Mark another victim of the times. The massive, iconic Encyclopaedia Britannica is now officially out of print. The staple of your local library, that 32-volume, 65,000-article set will be no more. The final 2010 edition still remains in stock, but the product carries a hefty price tag of $1,395. According to the New York Times, only 8,000 copies of the 2010 edition have been sold, leaving 4,000 left until they're all gone. Back in 1990 the company sold 120,000 copies, the most ever.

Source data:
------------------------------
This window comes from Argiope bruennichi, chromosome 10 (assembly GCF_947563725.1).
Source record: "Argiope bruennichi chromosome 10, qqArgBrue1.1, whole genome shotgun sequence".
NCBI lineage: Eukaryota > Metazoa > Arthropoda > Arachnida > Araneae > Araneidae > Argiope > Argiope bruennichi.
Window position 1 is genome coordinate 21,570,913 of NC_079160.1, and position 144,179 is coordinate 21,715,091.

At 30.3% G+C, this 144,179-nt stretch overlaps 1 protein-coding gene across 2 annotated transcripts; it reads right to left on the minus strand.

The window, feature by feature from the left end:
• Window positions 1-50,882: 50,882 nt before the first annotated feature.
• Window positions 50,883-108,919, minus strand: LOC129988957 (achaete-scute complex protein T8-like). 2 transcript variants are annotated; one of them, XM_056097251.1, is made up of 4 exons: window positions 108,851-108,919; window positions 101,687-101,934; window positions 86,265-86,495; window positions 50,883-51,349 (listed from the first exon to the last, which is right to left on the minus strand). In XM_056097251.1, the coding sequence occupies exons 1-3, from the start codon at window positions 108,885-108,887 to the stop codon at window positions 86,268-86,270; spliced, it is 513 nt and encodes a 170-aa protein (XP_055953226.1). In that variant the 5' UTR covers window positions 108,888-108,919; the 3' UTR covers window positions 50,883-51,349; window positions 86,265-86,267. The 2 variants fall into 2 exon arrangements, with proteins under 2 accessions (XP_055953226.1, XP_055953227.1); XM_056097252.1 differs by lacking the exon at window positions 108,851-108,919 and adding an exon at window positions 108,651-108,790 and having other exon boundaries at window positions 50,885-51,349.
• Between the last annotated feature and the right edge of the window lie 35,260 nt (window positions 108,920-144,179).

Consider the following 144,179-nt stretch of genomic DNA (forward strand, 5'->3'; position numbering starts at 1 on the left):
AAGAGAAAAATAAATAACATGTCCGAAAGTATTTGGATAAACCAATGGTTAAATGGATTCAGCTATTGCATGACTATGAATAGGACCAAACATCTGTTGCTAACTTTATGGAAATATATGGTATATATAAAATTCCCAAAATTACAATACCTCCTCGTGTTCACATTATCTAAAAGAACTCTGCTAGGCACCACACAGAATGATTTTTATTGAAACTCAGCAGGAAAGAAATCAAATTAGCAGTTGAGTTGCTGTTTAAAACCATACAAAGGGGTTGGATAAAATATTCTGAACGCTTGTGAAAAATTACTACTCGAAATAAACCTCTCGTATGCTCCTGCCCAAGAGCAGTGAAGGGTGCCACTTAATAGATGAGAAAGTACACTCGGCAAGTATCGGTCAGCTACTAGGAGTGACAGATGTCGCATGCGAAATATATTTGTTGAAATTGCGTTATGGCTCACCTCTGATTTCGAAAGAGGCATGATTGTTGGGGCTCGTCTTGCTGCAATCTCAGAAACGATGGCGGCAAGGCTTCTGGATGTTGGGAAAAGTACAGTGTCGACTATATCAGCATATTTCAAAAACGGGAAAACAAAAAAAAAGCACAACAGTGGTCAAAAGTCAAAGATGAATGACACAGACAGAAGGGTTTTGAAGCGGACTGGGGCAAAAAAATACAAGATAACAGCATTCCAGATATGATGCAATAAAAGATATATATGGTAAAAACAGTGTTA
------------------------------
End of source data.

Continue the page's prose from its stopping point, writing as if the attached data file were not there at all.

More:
The content of Encyclopaedia Britannica, which is of course what's truly valuable, won't be going anywhere. The company said that it'll focus on its online and educational offerings. Apparently the latter accounts for 85 percent of the company's revenues — with print bringing in less than one percent. The company appears to be taking the disappearance of the 244-year-old print edition in stride; after all, the move towards the internet — and Wikipedia — is hardly a new phenomenon. President Jorge Cauz told The New York Times: "Some people will feel sad about it and nostalgic about it. But we have a better tool now. The Web site is continuously updated, it's much more expansive and it has multimedia." Still, we'll shed a tear for those famous blue-bound tomes.